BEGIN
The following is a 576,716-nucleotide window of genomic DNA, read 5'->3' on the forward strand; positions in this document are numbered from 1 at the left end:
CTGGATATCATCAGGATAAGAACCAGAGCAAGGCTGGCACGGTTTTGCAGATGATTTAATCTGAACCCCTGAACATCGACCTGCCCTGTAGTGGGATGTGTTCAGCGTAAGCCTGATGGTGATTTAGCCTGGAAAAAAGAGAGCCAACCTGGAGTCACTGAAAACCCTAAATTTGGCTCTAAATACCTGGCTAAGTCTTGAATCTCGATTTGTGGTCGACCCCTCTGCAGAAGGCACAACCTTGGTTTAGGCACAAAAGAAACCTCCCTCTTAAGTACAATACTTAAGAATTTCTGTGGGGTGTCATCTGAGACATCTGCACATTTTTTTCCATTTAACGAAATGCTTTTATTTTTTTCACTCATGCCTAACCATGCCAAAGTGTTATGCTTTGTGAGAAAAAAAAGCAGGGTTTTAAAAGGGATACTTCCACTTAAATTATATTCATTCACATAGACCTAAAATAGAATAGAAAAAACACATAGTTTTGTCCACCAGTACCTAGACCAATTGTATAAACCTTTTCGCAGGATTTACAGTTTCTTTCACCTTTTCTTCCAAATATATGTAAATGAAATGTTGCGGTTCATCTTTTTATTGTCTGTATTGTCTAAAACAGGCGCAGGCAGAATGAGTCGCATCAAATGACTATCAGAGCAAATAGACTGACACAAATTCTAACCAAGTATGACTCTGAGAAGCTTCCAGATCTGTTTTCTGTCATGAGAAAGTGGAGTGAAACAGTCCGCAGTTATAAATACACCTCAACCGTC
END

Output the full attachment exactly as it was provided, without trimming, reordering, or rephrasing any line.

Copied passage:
The following is a 576,716-nucleotide window of genomic DNA, read 5'->3' on the forward strand; positions in this document are numbered from 1 at the left end:
CTGGATATCATCAGGATAAGAACCAGAGCAAGGCTGGCACGGTTTTGCAGATGATTTAATCTGAACCCCTGAACATCGACCTGCCCTGTAGTGGGATGTGTTCAGCGTAAGCCTGATGGTGATTTAGCCTGGAAAAAAGAGAGCCAACCTGGAGTCACTGAAAACCCTAAATTTGGCTCTAAATACCTGGCTAAGTCTTGAATCTCGATTTGTGGTCGACCCCTCTGCAGAAGGCACAACCTTGGTTTAGGCACAAAAGAAACCTCCCTCTTAAGTACAATACTTAAGAATTTCTGTGGGGTGTCATCTGAGACATCTGCACATTTTTTTCCATTTAACGAAATGCTTTTATTTTTTTCACTCATGCCTAACCATGCCAAAGTGTTATGCTTTGTGAGAAAAAAAAGCAGGGTTTTAAAAGGGATACTTCCACTTAAATTATATTCATTCACATAGACCTAAAATAGAATAGAAAAAACACATAGTTTTGTCCACCAGTACCTAGACCAATTGTATAAACCTTTTCGCAGGATTTACAGTTTCTTTCACCTTTTCTTCCAAATATATGTAAATGAAATGTTGCGGTTCATCTTTTTATTGTCTGTATTGTCTAAAACAGGCGCAGGCAGAATGAGTCGCATCAAATGACTATCAGAGCAAATAGACTGACACAAATTCTAACCAAGTATGACTCTGAGAAGCTTCCAGATCTGTTTTCTGTCATGAGAAAGTGGAGTGAAACAGTCCGCAGTTATAAATACACCTCAACCGTC